An Assessment of Climate Change Impacts on Future Water Availability and Droughts in the Kentucky River Basin

An Assessment of Climate Change Impacts on Future Water Availability and Droughts in the Kentucky... Global climate change is expected to present a variety of challenges to water resources management. This study evaluated the potential impacts of climate change on hydrologic processes in the Kentucky River basin using the Soil and Water Assessment Tool (SWAT). Following calibration and validation, the SWAT model was forced with downscaled and bias-corrected forecasted precipitation and temperature outputs from a suite of eight CMIP5 GCMs, corresponding to two different representative concentration pathways (RCP 4.5 and 8.5) for two distinct time periods; 2036–2065 and 2070–2099, referred to as mid-century and late-century, respectively. Corrected climate projections indicate modest increases in average annual precipitation and with higher increases in temperature relative to the baseline (1976–2005) period. Modeled monthly water yield and surface runoff demonstrated increasing trends in spring and fall, while winter months are projected with decreasing trends. Evapotranspiration (ET) displayed a consistent increasing trend in winter and decreasing trend in summer under all future scenarios. Spatial analysis indicated basin-wide increases in water yield with the north-central portions likely to experience the smallest increase due to increases in ET. Meteorological and hydrological droughts were quantified using the Reconnaissance Drought Index (RDI) and Streamflow Drought Index (SDI). In general, maximum duration of hydrological drought is expected to increase, while drought intensity might decrease under future conditions. Meteorological droughts, however, are projected to be slightly less intense and of approximately the same duration as found for the baseline period. The overall findings suggest only modest changes in drought indices through the twenty-first century on a watershed basis, but that changes (and thus questions of future water reliability) might be more significant on the subwatershed basis. http://www.deepdyve.com/assets/images/DeepDyve-Logo-lg.png Environmental Processes Springer Journals

An Assessment of Climate Change Impacts on Future Water Availability and Droughts in the Kentucky River Basin

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Publisher
Springer International Publishing
Copyright
Copyright © 2017 by Springer International Publishing AG
Subject
Earth Sciences; Environmental Science and Engineering; Environmental Management; Waste Management/Waste Technology; Water Quality/Water Pollution
ISSN
2198-7491
eISSN
2198-7505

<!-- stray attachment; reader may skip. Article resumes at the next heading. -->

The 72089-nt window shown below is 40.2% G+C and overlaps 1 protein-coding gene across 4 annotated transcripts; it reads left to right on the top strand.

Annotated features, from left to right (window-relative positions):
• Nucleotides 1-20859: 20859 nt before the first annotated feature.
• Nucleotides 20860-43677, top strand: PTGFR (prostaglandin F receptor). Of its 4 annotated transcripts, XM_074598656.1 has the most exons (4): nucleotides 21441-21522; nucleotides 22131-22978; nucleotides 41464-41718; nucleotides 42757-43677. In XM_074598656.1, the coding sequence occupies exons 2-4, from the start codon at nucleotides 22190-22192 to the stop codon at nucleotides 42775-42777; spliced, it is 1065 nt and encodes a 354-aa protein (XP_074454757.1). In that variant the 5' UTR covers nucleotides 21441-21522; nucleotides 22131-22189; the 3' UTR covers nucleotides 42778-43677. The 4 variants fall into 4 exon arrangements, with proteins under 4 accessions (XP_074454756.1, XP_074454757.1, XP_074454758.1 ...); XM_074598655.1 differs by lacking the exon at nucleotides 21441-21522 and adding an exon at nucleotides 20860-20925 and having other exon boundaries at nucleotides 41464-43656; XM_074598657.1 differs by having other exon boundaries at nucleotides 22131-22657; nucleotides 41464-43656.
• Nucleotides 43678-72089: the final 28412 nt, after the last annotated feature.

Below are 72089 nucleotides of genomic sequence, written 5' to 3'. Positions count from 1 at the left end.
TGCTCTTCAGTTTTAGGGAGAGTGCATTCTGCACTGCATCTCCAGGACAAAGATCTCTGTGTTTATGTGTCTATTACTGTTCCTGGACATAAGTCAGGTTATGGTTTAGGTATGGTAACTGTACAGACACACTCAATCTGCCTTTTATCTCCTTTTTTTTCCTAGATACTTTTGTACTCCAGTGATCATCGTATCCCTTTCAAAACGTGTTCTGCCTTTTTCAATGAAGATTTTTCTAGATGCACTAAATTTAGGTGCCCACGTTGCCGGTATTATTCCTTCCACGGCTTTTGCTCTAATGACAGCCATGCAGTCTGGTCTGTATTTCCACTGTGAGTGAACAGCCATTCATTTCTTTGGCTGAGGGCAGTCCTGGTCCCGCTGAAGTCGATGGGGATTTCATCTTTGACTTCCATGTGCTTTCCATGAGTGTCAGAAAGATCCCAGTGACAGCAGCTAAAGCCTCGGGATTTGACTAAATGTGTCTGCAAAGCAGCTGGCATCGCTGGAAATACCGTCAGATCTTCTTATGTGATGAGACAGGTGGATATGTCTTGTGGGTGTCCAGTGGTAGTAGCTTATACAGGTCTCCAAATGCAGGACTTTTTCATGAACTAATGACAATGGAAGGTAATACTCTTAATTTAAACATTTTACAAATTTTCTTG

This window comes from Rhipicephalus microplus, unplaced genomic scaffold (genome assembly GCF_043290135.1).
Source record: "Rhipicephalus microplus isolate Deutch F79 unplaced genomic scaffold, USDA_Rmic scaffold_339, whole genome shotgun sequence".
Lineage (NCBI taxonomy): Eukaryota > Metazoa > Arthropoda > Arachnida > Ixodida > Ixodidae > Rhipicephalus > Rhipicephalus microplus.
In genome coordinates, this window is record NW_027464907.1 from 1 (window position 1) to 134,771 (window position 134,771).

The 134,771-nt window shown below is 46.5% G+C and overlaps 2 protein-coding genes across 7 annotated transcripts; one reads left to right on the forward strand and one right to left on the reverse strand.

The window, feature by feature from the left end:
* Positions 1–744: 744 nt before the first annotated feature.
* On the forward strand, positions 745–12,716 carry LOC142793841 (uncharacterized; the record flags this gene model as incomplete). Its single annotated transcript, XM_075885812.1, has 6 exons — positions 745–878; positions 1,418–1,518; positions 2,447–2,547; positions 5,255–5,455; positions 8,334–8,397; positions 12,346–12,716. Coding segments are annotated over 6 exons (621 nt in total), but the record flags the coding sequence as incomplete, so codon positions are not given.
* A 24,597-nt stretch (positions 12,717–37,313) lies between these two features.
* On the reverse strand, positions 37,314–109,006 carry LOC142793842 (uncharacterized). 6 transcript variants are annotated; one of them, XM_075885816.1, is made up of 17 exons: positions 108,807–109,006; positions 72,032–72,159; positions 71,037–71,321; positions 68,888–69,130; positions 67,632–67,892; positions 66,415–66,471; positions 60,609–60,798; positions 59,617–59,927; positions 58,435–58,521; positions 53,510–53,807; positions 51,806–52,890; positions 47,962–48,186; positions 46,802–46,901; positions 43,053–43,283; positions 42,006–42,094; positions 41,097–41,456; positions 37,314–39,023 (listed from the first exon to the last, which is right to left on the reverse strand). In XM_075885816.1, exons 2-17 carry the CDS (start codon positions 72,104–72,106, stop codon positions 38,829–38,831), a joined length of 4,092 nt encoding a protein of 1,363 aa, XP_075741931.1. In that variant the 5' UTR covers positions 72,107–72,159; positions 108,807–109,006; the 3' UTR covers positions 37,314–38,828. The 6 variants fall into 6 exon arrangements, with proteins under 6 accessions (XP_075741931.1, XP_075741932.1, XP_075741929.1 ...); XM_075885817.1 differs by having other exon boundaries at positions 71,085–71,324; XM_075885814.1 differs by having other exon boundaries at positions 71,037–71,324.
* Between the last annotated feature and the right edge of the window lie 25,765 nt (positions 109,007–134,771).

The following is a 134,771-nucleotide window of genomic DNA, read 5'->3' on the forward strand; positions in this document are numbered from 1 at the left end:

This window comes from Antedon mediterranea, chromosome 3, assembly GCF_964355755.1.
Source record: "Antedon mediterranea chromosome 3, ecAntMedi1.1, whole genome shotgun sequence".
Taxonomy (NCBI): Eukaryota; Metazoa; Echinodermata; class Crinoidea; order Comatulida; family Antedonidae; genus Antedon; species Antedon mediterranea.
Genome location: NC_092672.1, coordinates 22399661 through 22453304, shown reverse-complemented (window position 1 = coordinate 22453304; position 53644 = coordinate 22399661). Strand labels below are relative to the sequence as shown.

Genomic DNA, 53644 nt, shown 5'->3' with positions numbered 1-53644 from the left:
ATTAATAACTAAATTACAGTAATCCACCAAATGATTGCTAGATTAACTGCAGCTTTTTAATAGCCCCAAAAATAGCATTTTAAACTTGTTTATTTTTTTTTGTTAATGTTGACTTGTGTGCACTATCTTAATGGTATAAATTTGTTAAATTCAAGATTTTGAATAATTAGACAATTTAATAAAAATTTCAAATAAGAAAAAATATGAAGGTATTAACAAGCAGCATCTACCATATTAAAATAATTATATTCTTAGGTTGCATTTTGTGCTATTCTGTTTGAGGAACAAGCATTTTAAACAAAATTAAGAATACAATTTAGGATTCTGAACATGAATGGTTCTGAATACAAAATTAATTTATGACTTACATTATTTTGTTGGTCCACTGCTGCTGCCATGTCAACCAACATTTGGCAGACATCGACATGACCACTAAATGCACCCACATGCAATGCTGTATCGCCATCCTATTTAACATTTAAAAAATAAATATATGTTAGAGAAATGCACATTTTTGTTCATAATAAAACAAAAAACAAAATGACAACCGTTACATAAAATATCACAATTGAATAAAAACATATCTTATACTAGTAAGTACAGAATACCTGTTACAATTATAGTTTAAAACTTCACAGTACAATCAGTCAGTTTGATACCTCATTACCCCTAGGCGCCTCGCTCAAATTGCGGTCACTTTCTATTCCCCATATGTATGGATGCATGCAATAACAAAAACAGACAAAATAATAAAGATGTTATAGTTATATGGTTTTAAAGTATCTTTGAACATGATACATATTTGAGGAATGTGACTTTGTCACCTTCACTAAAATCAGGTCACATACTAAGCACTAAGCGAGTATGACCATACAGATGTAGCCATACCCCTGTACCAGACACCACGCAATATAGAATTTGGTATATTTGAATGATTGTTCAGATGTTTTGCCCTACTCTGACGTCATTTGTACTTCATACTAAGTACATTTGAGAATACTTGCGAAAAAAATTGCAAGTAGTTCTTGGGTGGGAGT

D.O.I.
10.1007/s40710-017-0259-2
Publisher site
See Article on Publisher Site

Abstract

Global climate change is expected to present a variety of challenges to water resources management. This study evaluated the potential impacts of climate change on hydrologic processes in the Kentucky River basin using the Soil and Water Assessment Tool (SWAT). Following calibration and validation, the SWAT model was forced with downscaled and bias-corrected forecasted precipitation and temperature outputs from a suite of eight CMIP5 GCMs, corresponding to two different representative concentration pathways (RCP 4.5 and 8.5) for two distinct time periods; 2036–2065 and 2070–2099, referred to as mid-century and late-century, respectively. Corrected climate projections indicate modest increases in average annual precipitation and with higher increases in temperature relative to the baseline (1976–2005) period. Modeled monthly water yield and surface runoff demonstrated increasing trends in spring and fall, while winter months are projected with decreasing trends. Evapotranspiration (ET) displayed a consistent increasing trend in winter and decreasing trend in summer under all future scenarios. Spatial analysis indicated basin-wide increases in water yield with the north-central portions likely to experience the smallest increase due to increases in ET. Meteorological and hydrological droughts were quantified using the Reconnaissance Drought Index (RDI) and Streamflow Drought Index (SDI). In general, maximum duration of hydrological drought is expected to increase, while drought intensity might decrease under future conditions. Meteorological droughts, however, are projected to be slightly less intense and of approximately the same duration as found for the baseline period. The overall findings suggest only modest changes in drought indices through the twenty-first century on a watershed basis, but that changes (and thus questions of future water reliability) might be more significant on the subwatershed basis.

Journal

Environmental ProcessesSpringer Journals

Published: Aug 11, 2017

References

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